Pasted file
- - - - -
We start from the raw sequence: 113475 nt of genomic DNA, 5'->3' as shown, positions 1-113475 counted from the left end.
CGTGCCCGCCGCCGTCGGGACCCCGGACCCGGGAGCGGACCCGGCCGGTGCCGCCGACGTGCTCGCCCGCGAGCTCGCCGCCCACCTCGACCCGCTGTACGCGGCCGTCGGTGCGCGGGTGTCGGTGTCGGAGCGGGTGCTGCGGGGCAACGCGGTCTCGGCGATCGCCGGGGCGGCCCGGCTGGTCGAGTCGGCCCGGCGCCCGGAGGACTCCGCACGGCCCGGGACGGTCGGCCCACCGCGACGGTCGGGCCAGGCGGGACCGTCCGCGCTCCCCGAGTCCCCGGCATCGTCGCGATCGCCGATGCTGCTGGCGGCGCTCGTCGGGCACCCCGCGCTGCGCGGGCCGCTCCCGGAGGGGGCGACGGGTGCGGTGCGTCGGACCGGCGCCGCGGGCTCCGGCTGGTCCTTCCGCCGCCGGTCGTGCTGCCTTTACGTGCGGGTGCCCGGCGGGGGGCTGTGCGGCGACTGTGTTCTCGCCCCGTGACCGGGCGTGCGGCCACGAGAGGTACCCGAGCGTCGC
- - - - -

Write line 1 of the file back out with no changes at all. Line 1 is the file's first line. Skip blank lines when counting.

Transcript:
We start from the raw sequence: 113475 nt of genomic DNA, 5'->3' as shown, positions 1-113475 counted from the left end.